Civil Asset Forfeiture

Indiana Argues That the State Should Be Able To Take Everything You Own if You Commit a Drug Crime

The state used civil asset forfeiture to seize Tyson Timbs' car in 2013. His nightmare hasn't ended.

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In 2013, Tyson Timbs sold drugs to an undercover cop. Suffering from a history of addiction, he relapsed after the death of his father the previous year.

In 2021, the state of Indiana is arguing why it should have the right to steal his car, and the assets of those like him.

The two may seem entirely unrelated. That is because, in many ways, they are. Timbs purchased a $42,000 Land Rover in January 2013 with his father's life insurance payout; the transaction was divorced from any drug offense. But under a practice called civil asset forfeiture, states are permitted to seize property if someone is merely suspected of committing a crime, often even without an indictment. In Indiana, prosecutors may proceed simply with a preponderance of evidence.

Appearing before the Indiana Supreme Court yesterday, the state argued that it was plainly constitutional when they robbed Timbs of his Land Rover nearly eight years ago—the third time they have made such an argument before the state's high court over the last four years.

In May 2020, Timbs reclaimed the car, but only after a legal saga that saw his case ping-pong up and down the rungs of the U.S. court system. Indiana's high court rejected Timbs' initial plea, noting that the U.S. Supreme Court had not yet ruled on whether the Eighth Amendment—which protects against excessive fines and fees—applies to states.

In February 2019, SCOTUS said it does. The Indiana Supreme Court then created guidance on what qualifies as "excessive," but instead of deciding on Timbs' case specifically, they passed the buck to a lower court with the new rules in hand.

A trial court ruled in his favor in April 2020, writing that seizing the vehicle—which was worth four times the value of the maximum financial penalty for the crime Timbs committed—was indeed "excessive."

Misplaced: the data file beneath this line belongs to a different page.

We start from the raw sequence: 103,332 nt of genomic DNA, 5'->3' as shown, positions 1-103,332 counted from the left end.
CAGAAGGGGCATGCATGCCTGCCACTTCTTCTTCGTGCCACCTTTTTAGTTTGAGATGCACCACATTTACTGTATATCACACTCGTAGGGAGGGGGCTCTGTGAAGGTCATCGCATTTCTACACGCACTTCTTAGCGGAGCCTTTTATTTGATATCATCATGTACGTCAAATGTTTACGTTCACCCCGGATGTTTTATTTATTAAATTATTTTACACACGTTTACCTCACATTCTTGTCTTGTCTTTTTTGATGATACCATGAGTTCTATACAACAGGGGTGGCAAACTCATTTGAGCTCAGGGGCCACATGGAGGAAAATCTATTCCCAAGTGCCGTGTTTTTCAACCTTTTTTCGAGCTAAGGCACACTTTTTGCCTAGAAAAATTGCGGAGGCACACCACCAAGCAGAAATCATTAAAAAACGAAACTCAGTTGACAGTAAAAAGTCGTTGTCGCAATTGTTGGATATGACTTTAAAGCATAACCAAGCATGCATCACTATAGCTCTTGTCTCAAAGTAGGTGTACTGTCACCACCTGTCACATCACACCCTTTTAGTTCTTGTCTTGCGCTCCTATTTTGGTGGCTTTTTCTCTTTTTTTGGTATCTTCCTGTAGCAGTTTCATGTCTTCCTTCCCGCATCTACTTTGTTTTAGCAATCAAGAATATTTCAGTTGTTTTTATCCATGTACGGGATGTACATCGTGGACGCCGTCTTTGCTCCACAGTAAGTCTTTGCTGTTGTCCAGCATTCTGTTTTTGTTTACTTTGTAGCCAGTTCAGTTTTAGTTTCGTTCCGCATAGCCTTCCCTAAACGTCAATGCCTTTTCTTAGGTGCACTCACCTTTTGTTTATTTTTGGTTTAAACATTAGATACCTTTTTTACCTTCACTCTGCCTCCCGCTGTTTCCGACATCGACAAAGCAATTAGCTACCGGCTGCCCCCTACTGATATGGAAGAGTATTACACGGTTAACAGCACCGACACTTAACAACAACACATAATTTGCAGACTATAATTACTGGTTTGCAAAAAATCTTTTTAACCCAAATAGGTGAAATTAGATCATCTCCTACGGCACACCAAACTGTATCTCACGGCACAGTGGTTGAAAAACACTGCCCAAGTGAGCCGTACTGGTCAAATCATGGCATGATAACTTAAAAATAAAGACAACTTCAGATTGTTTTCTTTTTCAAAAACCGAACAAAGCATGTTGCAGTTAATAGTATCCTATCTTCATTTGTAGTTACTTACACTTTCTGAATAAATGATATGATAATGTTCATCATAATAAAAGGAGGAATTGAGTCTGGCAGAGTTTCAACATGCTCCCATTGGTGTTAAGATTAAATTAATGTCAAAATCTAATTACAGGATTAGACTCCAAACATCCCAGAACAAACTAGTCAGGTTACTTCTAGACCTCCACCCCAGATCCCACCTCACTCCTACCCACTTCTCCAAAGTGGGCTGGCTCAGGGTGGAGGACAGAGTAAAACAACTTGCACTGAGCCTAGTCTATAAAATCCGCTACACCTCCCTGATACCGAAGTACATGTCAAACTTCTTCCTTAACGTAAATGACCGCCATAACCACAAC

Indiana was unfazed. "The state is once again asking the Indiana Supreme Court to hold that there is no proportionality limit on how much property they can forfeit, that they can forfeit a Bugatti if it goes five miles over the speed limit, regardless of what an obvious mismatch and injustice that would be," says Sam Gedge, an attorney at the Institute for Justice, the legal nonprofit representing Timbs.

Their alternative argument isn't much better. The state maintains that, even if proportionality is on the table, "when it comes to punishing anybody who struggled with drug addiction, no punishment is too high," Gedge explains. "So [the state] can basically take everything they own, and that shouldn't violate the excessive fines clause."

States generally defend that line of thinking under the guise that asset forfeiture helps fracture criminal enterprises. Reality paints a different picture. Police often pocket the proceeds in department slush funds—a lucrative game, when considering that state and local governments have leveraged the law to steal more than $68 billion from people in their communities since the year 2000.

More fraught is that such recourse does not have an impact on crime. But it can prevent people from successfully reintegrating into society after a stint in the criminal justice system. That was not lost on the Indiana trial judge who ruled in Timbs' favor last April, describing the car as "a tool essential to maintaining employment, obtaining treatment, and reducing the likelihood that he would ever again commit another criminal offense."

Timbs did his time, serving one year on house arrest and five years on probation. Both have long passed. It appears the state, however, would like to punish him forever.

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    5. Who benefits when Porkey uses Civil Asset Forfeiture to punish “criminals”?
      Follow the money. Who are the real criminals?

  2. How can this state, so libertarian in many respects, act so thuggishly? It’s such a nice place, where I was born and raised. It’s so saddening and maddening.

    1. To paraphrase a certain author, we’ve always been at war with drugs.

      Asset forfeiture needs to go.

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    2. It was such a nice place. I have lived here my whole life. Maybe it was under the veil of youthful innocence that I believed that Hoosier Hospitality existed, but I havent seen it by and large since my adult years. This state is extremely conservative, you would be hard pressed to find many libertarians here. Many of the kids I went to high school with are huge Trump fans and some even dabble in the Q conspiracy bullshit. They do not give one fuck about using a heavy hand in law enforcement to come down on those they view as morally bankrupt – which usually involves some tinge of moral superiority derived from years of indoctrination at the local church homecoming.